The Committee of Economic Development, by contrast, had been willing to allow for some Government control during reconversion.

The test of how much the extremists would be allowed to intrude on price controls would challenge not only the Administration but also the people. At stake were the futures of the children and their children.

Samuel Grafton suggests that it was hard to believe that there would be war with the Soviet Union, positing three reasons: the demobilization of the U.S. military; the broken financial status of Britain; and the lack of will of the Russians to fight, in combination with the absence of anything to be gained from such a war. The Russians also believed that the world was turning leftward, especially in colonial and backward countries, providing the Russians with fertile ground for expansion of Communism without a fight. If they were to start a war, it would fly in the face of their own propaganda, that capitalism was the cause of wars.

The British might in coming years move toward exporting socialism to India, Burma, and Western Europe as an alternative to communism, in which case, the U.N. would be split into three camps, socialist, communist, and conservative capitalist, the latter represented by the U.S. Moderate socialism at home in Britain and imperialism abroad would be unlikely to stimulate the U.S.-British alliance which Mr. Churchill had advocated.

Russia might depart the U.N., with the intention of hoping to stimulate a backfire movement for compromise and peace.

But whatever happened, the coming time would be one, he predicts, not of war or peace, but rather of multilateral struggle, neither peace nor war. The U.S. would be best served by offering up the best possible alternative to the world for a democratic way of life.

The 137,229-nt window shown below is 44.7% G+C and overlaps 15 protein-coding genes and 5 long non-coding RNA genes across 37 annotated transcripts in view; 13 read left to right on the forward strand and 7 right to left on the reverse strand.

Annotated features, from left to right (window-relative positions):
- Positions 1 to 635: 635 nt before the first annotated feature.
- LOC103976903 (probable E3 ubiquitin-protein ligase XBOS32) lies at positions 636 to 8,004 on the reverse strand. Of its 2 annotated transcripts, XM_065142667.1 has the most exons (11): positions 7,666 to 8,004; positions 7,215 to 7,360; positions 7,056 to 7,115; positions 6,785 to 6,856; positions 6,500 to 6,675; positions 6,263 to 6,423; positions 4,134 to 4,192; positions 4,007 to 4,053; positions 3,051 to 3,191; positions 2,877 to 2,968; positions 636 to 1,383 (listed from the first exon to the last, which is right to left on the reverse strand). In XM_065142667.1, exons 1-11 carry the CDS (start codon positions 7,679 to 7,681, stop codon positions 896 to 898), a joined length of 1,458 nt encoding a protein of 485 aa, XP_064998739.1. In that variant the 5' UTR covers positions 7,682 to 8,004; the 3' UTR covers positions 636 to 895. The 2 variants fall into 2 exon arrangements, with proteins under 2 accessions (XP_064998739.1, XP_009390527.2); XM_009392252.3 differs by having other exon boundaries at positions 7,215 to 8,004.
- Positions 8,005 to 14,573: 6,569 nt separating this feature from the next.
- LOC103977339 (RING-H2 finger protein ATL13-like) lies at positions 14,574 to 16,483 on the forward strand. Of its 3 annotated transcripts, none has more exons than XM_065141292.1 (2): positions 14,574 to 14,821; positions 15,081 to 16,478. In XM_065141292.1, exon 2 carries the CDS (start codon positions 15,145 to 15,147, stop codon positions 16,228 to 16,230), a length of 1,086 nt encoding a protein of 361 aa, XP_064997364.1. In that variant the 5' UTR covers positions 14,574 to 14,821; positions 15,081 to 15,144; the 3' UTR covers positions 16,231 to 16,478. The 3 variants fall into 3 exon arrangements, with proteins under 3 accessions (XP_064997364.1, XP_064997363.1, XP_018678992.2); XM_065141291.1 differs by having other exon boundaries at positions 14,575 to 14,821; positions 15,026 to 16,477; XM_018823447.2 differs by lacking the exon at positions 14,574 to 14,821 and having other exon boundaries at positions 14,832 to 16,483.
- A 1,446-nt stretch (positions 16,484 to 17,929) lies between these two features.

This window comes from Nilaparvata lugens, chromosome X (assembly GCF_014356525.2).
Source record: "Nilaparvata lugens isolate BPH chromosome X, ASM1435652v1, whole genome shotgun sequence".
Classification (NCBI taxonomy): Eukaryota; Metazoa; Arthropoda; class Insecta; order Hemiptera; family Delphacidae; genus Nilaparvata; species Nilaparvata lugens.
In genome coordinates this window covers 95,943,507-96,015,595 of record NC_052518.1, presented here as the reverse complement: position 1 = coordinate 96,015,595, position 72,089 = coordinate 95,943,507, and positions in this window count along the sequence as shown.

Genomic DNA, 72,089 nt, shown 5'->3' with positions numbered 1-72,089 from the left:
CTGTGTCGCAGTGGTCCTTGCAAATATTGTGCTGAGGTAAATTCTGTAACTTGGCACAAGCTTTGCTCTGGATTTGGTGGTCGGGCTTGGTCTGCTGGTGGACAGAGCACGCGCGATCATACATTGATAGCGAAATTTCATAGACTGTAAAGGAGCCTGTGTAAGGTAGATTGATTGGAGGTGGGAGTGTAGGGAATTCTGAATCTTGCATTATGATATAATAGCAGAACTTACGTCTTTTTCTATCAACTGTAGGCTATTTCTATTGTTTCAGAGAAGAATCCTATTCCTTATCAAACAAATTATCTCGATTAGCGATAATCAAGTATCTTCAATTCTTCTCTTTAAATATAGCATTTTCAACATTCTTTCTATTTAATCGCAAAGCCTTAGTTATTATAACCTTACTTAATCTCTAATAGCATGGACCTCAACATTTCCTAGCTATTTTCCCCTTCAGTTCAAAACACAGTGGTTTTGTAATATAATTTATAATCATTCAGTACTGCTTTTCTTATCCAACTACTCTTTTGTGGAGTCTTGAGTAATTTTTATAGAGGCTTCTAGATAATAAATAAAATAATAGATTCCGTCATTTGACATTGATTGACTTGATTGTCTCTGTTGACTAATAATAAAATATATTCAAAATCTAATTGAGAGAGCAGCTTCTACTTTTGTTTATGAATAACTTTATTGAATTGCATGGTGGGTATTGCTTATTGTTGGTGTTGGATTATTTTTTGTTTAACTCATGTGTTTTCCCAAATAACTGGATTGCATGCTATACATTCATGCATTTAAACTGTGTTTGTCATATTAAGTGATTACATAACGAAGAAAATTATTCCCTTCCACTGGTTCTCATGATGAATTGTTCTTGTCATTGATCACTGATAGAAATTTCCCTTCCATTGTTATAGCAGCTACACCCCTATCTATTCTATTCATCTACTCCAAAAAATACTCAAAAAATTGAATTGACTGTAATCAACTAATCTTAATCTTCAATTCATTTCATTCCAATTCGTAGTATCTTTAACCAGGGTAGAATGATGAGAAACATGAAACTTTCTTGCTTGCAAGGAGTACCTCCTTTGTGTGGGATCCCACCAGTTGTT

A letter writer chides the newspaper for printing the letter of February 21 which had called the Catholic Church a hater of democracy and totalitarian, finds it tantamount to yelling fire in a crowded theater, and then proceeds to try to refute the letter's claims, finding the two previous responsive letters to be inadequate.

It starts with the notion that the elevation of Eugenio Cardinal Pacelli to become Pope Pius XII was a deliberate slap in the face to the Nazi Government in Germany and the Fascist Government in Italy. Before becoming Pope, the Cardinal had gained a reputation for opposition to all anti-democratic and war-mongering governments.

The writer suggests that he did form the concordats of 1929 and 1933 with Italy and Germany, respectively, but in so doing freed the Catholic Church from interference by either government. (This letter makes the same mistake as the letter to which it responds: Pope Pius XI formed the concordats, not Pope Pius XII, who was installed in 1939.)

The letter finds the support of Franco by the Vatican to be a necessary evil of the times, as Franco had supported the Catholic Church, whereas the Nationalists had been opposed to all religions and were backed, claims the writer, by Russian Communists.

The author had never seen a letter from a Catholic in any publication which similarly attacked Protestantism. The writer, who does not provide a name, indicates his or her own Protestantism and asks that Christians pray for tolerance.

The editors respond that the degree of fire which the letter might have set was a matter of opinion, but the author was as entitled to express that opinion, however bigoted it appeared, equally with the likes of Father Coughlin and with the Baptists who had during the fall publicly condemned continued American diplomatic recognition after the war of the Vatican, as being an intrusion on the doctrine of separation of Church and State.

Another letter objects to the 3.75 billion dollar loan to Britain without a showing of proper collateral to secure it. He further believes that since business was the intended beneficiary, business ought fund the loan.

A "Wet Dry" letter writer says he intends to vote Dry but that being dry could do a lot of harm as with the individual, according to the letter from his wife, who would not be seen buying from a bootlegger. This writer had seen this person "over at Joe's" a dozen times and the "bird" did not seem one bit ashamed, but rather proud to be there.

He wanted his name withheld because his wife thought him a "Dry Wet".

Go figure, or figure go, down at Joe's?

Framed Edition
[Return to Links
Page by Subject] [Return to Links-Page by Date] [Return to News<i><i><i>--</i></i></i>Framed Edition]
Links-Date -- Links-Subj.